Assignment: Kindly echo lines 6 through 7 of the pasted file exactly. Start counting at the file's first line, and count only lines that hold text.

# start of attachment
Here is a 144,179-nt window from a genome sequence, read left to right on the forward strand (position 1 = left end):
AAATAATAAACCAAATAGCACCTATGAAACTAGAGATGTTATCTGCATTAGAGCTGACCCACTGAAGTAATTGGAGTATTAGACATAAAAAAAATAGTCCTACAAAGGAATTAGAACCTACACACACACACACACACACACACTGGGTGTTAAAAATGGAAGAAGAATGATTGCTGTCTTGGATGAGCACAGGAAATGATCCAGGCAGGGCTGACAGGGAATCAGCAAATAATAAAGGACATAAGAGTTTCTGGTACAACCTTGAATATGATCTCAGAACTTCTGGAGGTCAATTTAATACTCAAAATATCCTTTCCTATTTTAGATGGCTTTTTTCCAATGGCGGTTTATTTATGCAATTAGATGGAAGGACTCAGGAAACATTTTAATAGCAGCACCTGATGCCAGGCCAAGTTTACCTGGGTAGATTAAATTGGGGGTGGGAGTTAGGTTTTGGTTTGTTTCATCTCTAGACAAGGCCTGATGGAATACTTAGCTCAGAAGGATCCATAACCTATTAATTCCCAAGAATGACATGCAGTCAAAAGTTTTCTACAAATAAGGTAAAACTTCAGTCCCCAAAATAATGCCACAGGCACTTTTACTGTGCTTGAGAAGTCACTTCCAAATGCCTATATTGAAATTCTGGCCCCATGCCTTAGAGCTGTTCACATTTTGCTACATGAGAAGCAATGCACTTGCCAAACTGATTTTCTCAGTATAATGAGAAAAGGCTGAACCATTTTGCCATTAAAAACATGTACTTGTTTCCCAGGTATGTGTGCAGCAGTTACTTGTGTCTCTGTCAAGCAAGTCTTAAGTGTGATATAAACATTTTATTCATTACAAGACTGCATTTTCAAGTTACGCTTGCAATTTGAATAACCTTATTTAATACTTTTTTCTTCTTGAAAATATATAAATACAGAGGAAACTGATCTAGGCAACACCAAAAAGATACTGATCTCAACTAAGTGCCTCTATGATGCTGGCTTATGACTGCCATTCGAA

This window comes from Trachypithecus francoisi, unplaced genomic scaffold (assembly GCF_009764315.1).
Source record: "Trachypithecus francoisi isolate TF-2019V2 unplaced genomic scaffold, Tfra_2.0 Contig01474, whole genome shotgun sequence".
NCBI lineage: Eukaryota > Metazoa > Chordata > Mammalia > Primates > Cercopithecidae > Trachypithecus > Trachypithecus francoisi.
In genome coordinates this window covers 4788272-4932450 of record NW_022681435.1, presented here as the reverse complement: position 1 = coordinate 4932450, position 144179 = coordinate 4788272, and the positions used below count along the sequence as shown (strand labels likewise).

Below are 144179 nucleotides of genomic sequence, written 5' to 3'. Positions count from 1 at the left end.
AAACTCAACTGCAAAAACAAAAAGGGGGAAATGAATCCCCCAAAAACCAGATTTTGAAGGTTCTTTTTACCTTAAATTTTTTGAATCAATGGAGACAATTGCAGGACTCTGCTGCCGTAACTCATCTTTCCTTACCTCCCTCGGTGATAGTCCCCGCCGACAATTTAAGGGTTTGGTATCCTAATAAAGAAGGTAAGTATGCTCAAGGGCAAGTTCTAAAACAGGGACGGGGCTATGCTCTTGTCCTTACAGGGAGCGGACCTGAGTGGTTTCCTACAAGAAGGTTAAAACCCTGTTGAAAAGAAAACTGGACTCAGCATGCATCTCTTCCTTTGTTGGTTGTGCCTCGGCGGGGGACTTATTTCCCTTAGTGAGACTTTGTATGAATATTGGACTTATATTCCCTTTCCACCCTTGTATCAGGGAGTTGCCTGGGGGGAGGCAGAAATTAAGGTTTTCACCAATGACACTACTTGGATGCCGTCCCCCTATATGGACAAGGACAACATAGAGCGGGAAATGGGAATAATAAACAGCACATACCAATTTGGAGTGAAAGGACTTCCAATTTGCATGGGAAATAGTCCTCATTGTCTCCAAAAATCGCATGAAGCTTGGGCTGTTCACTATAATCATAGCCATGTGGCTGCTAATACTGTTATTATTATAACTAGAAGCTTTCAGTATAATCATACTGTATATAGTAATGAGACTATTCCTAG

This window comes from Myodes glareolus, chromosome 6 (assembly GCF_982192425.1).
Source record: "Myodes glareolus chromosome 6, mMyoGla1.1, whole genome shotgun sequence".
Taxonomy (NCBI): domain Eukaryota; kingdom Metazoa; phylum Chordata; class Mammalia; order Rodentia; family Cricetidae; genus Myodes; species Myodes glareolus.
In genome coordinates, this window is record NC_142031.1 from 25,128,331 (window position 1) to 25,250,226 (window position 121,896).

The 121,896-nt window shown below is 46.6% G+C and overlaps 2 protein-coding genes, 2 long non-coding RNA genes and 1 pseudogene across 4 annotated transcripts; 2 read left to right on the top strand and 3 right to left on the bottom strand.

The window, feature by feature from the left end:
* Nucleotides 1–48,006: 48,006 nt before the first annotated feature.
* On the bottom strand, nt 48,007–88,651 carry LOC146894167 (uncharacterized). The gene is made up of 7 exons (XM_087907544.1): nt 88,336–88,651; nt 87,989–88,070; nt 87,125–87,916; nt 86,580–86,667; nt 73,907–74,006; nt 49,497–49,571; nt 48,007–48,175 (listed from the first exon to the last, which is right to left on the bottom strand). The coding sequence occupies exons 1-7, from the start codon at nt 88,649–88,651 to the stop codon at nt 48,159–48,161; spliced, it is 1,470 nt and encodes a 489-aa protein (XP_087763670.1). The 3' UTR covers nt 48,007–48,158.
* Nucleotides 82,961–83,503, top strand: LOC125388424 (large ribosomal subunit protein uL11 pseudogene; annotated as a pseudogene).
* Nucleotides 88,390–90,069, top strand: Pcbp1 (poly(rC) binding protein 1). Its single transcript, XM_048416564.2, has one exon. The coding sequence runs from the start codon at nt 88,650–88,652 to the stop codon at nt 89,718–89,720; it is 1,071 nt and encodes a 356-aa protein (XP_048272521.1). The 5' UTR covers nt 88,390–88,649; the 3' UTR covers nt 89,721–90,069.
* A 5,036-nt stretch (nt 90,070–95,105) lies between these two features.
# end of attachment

In genome coordinates this window covers 4788272-4932450 of record NW_022681435.1, presented here as the reverse complement: position 1 = coordinate 4932450, position 144179 = coordinate 4788272, and the positions used below count along the sequence as shown (strand labels likewise).

Below are 144179 nucleotides of genomic sequence, written 5' to 3'. Positions count from 1 at the left end.